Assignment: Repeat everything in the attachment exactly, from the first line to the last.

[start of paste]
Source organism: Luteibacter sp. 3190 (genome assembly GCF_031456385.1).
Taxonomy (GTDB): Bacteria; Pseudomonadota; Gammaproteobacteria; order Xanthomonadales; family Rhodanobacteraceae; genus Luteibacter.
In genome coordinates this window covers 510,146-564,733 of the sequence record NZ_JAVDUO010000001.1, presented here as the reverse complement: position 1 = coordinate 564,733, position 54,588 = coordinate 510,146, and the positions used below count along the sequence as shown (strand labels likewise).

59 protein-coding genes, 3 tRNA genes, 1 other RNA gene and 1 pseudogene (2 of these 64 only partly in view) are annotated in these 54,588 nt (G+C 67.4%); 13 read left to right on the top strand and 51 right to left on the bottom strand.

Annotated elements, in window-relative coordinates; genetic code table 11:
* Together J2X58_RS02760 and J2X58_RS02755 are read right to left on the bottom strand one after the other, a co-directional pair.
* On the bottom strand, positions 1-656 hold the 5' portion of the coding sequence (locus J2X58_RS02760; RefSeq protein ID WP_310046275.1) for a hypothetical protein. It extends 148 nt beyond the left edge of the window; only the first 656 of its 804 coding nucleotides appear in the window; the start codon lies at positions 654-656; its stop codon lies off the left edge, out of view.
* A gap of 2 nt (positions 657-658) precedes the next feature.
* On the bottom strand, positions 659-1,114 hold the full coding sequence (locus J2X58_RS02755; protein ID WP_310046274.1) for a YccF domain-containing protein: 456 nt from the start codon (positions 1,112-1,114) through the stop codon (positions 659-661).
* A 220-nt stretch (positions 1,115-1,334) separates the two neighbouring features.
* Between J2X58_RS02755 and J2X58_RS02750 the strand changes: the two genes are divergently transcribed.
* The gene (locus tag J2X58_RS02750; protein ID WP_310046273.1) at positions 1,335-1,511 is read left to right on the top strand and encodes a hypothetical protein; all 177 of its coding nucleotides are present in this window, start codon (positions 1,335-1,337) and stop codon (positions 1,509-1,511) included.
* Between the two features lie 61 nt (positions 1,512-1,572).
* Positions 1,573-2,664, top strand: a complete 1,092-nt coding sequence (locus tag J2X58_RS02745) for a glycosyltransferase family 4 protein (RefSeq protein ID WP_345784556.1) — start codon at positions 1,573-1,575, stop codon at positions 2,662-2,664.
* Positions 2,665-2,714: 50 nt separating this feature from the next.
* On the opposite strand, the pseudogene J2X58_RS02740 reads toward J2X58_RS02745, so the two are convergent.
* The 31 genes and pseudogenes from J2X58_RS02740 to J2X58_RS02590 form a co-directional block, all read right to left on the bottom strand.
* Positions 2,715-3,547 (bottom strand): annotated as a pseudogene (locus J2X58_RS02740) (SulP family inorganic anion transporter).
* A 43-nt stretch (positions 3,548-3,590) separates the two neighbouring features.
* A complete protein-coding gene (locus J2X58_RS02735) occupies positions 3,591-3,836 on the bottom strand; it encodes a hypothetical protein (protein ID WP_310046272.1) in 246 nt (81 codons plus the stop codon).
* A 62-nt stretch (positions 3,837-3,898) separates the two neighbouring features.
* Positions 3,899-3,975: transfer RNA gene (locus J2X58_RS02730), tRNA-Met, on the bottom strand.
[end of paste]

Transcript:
Source organism: Luteibacter sp. 3190 (genome assembly GCF_031456385.1).
Taxonomy (GTDB): Bacteria; Pseudomonadota; Gammaproteobacteria; order Xanthomonadales; family Rhodanobacteraceae; genus Luteibacter.
In genome coordinates this window covers 510,146-564,733 of the sequence record NZ_JAVDUO010000001.1, presented here as the reverse complement: position 1 = coordinate 564,733, position 54,588 = coordinate 510,146, and the positions used below count along the sequence as shown (strand labels likewise).

59 protein-coding genes, 3 tRNA genes, 1 other RNA gene and 1 pseudogene (2 of these 64 only partly in view) are annotated in these 54,588 nt (G+C 67.4%); 13 read left to right on the top strand and 51 right to left on the bottom strand.

Annotated elements, in window-relative coordinates; genetic code table 11:
* Together J2X58_RS02760 and J2X58_RS02755 are read right to left on the bottom strand one after the other, a co-directional pair.
* On the bottom strand, positions 1-656 hold the 5' portion of the coding sequence (locus J2X58_RS02760; RefSeq protein ID WP_310046275.1) for a hypothetical protein. It extends 148 nt beyond the left edge of the window; only the first 656 of its 804 coding nucleotides appear in the window; the start codon lies at positions 654-656; its stop codon lies off the left edge, out of view.
* A gap of 2 nt (positions 657-658) precedes the next feature.
* On the bottom strand, positions 659-1,114 hold the full coding sequence (locus J2X58_RS02755; protein ID WP_310046274.1) for a YccF domain-containing protein: 456 nt from the start codon (positions 1,112-1,114) through the stop codon (positions 659-661).
* A 220-nt stretch (positions 1,115-1,334) separates the two neighbouring features.
* Between J2X58_RS02755 and J2X58_RS02750 the strand changes: the two genes are divergently transcribed.
* The gene (locus tag J2X58_RS02750; protein ID WP_310046273.1) at positions 1,335-1,511 is read left to right on the top strand and encodes a hypothetical protein; all 177 of its coding nucleotides are present in this window, start codon (positions 1,335-1,337) and stop codon (positions 1,509-1,511) included.
* Between the two features lie 61 nt (positions 1,512-1,572).
* Positions 1,573-2,664, top strand: a complete 1,092-nt coding sequence (locus tag J2X58_RS02745) for a glycosyltransferase family 4 protein (RefSeq protein ID WP_345784556.1) — start codon at positions 1,573-1,575, stop codon at positions 2,662-2,664.
* Positions 2,665-2,714: 50 nt separating this feature from the next.
* On the opposite strand, the pseudogene J2X58_RS02740 reads toward J2X58_RS02745, so the two are convergent.
* The 31 genes and pseudogenes from J2X58_RS02740 to J2X58_RS02590 form a co-directional block, all read right to left on the bottom strand.
* Positions 2,715-3,547 (bottom strand): annotated as a pseudogene (locus J2X58_RS02740) (SulP family inorganic anion transporter).
* A 43-nt stretch (positions 3,548-3,590) separates the two neighbouring features.
* A complete protein-coding gene (locus J2X58_RS02735) occupies positions 3,591-3,836 on the bottom strand; it encodes a hypothetical protein (protein ID WP_310046272.1) in 246 nt (81 codons plus the stop codon).
* A 62-nt stretch (positions 3,837-3,898) separates the two neighbouring features.
* Positions 3,899-3,975: transfer RNA gene (locus J2X58_RS02730), tRNA-Met, on the bottom strand.